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Membrane Insertion of Marginally Hydrophobic Transmembrane Helices Depends on Sequence Context
Stockholm University, Faculty of Science, Department of Biochemistry and Biophysics.
Stockholm University, Faculty of Science, Department of Biochemistry and Biophysics.
Stockholm University, Faculty of Science, Department of Biochemistry and Biophysics.
Stockholm University, Faculty of Science, Department of Biochemistry and Biophysics.
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2010 (English)In: Journal of Molecular Biology, ISSN 0022-2836, E-ISSN 1089-8638, Vol. 396, no 1, 221-229 p.Article in journal (Refereed) Published
Abstract [en]

In mammalian cells, most integral membrane proteins are initially inserted into the endoplasmic reticulum membrane by the so-called Sec61 translocon. However, recent predictions suggest that many transmembrane helices (TMHs) in multispanning membrane proteins are not sufficiently hydrophobic to be recognized as such by the translocon. In this study, we have screened 16 marginally hydrophobic TMHs from membrane proteins of known three-dimensional structure. Indeed, most of these TMHs do not insert efficiently into the endoplasmic reticulum membrane by themselves. To test if loops or TMHs immediately upstream or downstream of a marginally hydrophobic helix might influence the insertion efficiency, insertion of marginally hydrophobic helices was also studied in the presence of their neighboring loops and helices. The results show that flanking loops and nearest-neighbor TMHs are sufficient to ensure the insertion of many marginally hydrophobic helices. However, for at least two of the marginally hydrophobic helices, the local interactions are not enough, indicating that post-insertional rearrangements are involved in the folding of these proteins.

Place, publisher, year, edition, pages
2010. Vol. 396, no 1, 221-229 p.
Keyword [en]
marginally hydrophobic helix, membrane protein, topology, hydrophobicity
National Category
Medical Biotechnology (with a focus on Cell Biology (including Stem Cell Biology), Molecular Biology, Microbiology, Biochemistry or Biopharmacy)
Research subject
Biochemistry with Emphasis on Theoretical Chemistry
Identifiers
URN: urn:nbn:se:su:diva-33926DOI: 10.1016/j.jmb.2009.11.036ISI: 000274766500018PubMedID: 19931281OAI: oai:DiVA.org:su-33926DiVA: diva2:283817
Funder
EU, FP7, Seventh Framework Programme, 503265; 512092; 201924Swedish Research CouncilSwedish Foundation for Strategic Research
Note

authorCount :12

Available from: 2009-12-30 Created: 2009-12-30 Last updated: 2017-12-12Bibliographically approved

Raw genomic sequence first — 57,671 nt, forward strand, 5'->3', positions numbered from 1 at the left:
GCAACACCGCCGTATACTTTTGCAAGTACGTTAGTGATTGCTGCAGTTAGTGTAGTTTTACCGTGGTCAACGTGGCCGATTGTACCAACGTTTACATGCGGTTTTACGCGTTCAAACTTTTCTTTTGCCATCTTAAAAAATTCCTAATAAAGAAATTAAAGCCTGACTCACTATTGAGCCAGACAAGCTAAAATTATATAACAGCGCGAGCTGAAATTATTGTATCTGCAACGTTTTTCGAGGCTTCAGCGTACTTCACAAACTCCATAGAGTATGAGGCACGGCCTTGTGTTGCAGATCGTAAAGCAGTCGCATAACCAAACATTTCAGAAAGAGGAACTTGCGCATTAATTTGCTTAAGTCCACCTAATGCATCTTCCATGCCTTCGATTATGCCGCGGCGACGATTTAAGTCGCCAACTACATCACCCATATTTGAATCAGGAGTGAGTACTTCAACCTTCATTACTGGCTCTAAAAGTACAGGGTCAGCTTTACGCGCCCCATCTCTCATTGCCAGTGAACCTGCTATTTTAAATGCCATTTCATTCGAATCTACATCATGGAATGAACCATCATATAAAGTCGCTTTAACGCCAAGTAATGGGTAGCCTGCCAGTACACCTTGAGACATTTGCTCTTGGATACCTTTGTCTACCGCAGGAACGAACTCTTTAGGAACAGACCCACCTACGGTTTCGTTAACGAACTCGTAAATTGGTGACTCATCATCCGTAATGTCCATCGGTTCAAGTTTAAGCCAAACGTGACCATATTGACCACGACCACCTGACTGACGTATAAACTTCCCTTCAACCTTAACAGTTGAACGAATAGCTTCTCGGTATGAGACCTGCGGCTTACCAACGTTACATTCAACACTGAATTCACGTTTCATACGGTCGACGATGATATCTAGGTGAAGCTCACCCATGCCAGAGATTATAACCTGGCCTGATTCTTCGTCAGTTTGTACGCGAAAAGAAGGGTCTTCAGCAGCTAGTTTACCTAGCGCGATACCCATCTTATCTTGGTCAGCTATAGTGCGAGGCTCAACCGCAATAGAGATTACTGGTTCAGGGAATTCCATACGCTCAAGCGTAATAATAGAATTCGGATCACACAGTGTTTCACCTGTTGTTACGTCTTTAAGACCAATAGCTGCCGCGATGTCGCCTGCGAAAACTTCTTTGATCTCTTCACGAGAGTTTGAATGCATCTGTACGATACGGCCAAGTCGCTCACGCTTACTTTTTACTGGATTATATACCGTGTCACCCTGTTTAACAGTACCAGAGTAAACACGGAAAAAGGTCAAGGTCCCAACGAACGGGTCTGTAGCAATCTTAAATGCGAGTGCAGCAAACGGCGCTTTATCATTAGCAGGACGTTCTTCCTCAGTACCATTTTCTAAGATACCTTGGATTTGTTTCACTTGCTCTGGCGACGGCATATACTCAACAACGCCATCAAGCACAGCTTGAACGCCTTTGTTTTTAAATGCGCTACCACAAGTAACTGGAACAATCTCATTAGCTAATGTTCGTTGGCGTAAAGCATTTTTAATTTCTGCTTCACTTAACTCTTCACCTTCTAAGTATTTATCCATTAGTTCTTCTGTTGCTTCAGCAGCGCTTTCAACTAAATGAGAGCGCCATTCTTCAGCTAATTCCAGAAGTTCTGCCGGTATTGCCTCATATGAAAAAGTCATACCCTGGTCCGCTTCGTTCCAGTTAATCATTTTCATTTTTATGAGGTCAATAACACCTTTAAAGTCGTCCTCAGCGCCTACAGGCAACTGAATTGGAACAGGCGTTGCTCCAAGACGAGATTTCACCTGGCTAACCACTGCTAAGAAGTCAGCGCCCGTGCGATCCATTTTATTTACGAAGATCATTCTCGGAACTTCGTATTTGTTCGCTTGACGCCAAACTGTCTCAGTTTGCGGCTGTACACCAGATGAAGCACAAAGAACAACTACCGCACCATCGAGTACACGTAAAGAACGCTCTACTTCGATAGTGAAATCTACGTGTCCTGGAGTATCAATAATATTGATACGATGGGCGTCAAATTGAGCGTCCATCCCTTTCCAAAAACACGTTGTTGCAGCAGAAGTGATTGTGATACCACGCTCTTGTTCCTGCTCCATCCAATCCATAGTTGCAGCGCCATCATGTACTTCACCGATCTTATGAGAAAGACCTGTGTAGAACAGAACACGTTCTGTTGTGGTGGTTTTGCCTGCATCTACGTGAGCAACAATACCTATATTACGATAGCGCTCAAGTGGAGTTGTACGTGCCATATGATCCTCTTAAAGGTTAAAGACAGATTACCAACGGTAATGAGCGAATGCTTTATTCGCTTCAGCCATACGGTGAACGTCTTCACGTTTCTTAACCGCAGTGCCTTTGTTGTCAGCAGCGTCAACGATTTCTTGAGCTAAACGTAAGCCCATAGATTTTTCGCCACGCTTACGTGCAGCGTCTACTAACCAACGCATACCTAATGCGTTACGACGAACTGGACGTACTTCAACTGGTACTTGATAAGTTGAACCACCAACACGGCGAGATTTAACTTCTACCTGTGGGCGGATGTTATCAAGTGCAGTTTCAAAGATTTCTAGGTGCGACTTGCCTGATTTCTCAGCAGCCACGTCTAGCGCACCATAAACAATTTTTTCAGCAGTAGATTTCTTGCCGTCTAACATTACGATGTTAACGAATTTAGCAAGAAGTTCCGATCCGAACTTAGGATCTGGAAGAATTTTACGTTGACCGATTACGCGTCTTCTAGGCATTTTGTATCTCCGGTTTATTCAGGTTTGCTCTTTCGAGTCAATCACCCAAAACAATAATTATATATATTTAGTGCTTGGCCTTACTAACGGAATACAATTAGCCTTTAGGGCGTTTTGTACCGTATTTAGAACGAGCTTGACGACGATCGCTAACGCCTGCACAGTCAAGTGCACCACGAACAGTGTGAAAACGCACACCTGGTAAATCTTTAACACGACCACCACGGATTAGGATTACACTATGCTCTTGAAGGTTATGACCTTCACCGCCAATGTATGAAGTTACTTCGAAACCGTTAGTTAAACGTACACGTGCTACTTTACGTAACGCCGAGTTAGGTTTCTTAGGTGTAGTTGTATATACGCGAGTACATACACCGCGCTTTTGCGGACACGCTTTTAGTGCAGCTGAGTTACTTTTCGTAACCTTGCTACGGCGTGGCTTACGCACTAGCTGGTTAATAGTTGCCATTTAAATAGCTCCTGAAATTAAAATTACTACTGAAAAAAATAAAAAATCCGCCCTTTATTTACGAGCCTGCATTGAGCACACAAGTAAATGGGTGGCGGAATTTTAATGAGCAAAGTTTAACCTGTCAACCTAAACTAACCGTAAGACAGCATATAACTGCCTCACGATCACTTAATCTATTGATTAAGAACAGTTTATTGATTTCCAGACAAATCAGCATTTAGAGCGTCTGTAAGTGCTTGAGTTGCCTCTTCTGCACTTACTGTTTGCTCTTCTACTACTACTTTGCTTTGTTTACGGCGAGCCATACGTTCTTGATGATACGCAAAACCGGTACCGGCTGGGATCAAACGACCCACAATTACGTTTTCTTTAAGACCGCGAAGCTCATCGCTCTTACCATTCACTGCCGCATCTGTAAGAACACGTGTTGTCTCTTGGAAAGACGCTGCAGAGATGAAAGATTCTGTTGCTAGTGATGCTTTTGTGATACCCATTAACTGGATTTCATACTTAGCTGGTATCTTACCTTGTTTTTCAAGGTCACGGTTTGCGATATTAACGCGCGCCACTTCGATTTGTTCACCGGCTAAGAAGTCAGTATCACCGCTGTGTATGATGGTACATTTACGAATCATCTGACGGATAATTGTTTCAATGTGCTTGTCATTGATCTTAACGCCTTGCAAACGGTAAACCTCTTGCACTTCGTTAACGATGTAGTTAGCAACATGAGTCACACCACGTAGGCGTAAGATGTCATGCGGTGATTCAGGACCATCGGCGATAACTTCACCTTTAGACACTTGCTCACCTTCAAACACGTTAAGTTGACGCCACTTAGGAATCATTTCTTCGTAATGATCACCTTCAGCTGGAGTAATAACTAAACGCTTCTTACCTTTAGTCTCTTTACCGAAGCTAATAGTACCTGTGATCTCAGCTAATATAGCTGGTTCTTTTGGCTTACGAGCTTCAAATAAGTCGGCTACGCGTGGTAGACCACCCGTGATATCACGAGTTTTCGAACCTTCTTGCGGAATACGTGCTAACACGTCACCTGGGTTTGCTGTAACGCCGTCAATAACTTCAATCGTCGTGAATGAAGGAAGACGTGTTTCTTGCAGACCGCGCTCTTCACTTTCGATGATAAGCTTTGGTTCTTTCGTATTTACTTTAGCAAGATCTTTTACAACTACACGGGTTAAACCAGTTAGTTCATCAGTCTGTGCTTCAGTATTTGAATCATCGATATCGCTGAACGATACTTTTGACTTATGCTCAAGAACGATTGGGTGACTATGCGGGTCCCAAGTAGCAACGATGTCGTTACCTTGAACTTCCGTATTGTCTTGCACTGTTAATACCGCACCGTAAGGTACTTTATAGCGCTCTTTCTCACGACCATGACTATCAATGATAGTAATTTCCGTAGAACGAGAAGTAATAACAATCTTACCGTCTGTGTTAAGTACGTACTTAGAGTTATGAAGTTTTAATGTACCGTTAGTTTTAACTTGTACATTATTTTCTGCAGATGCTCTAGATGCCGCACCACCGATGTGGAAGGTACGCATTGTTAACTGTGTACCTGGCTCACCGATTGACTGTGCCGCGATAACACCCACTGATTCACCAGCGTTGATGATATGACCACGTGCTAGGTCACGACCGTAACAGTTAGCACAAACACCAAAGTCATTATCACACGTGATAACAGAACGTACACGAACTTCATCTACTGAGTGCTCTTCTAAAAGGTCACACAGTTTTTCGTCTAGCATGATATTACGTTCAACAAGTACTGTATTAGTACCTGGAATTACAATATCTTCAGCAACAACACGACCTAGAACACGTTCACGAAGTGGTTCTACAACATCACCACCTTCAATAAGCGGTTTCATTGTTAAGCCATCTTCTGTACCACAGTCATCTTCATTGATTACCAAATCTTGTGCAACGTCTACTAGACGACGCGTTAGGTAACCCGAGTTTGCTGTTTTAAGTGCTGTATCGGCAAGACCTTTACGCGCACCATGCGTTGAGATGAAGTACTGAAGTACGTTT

In thesis
1. Intra- and intermolecular interactions in proteins: Studies of marginally hydrophobic transmembrane alpha-helices and protein-protein interactions.
Open this publication in new window or tab >>Intra- and intermolecular interactions in proteins: Studies of marginally hydrophobic transmembrane alpha-helices and protein-protein interactions.
2010 (English)Doctoral thesis, comprehensive summary (Other academic)
Abstract [en]

Most of the processes in a living cell are carried out by proteins. Depending on the needs of the cell, different proteins will interact and form the molecular machines demanded for the moment. A subset of proteins called integral membrane proteins are responsible for the interchange of matter and information across the biological membrane, the lipid bilayer enveloping and defining the cell. Most of these proteins are co-translationally integrated into the membrane by the Sec translocation machinery.

This thesis addresses two questions that have emerged during the last decade. The first concerns membrane proteins: a number of α-helices have been observed to span the membrane in the obtained three-dimensional structures even though these helices are predicted not to be hydrophobic enough to be recognized by the translocon for integration. We show for a number of these marginally hydrophobic protein segments that they indeed do not insert well outside of their native context, but that their local sequence context can improve the level of integration mediated by the translocon. We also find that many of these helices are overlapped by more hydrophobic segments. We propose, supported by experimental results, that the latter are initially integrated into the membrane, followed by post-translational structural rearrangements. Finally, we investigate whether the integration of the marginally hydrophobic TMHs of the lactose permease of Escherichia coli is facilitated by the formation of hairpin structures. However our combined efforts of computational simulations and experimental investigations find no evidence for this.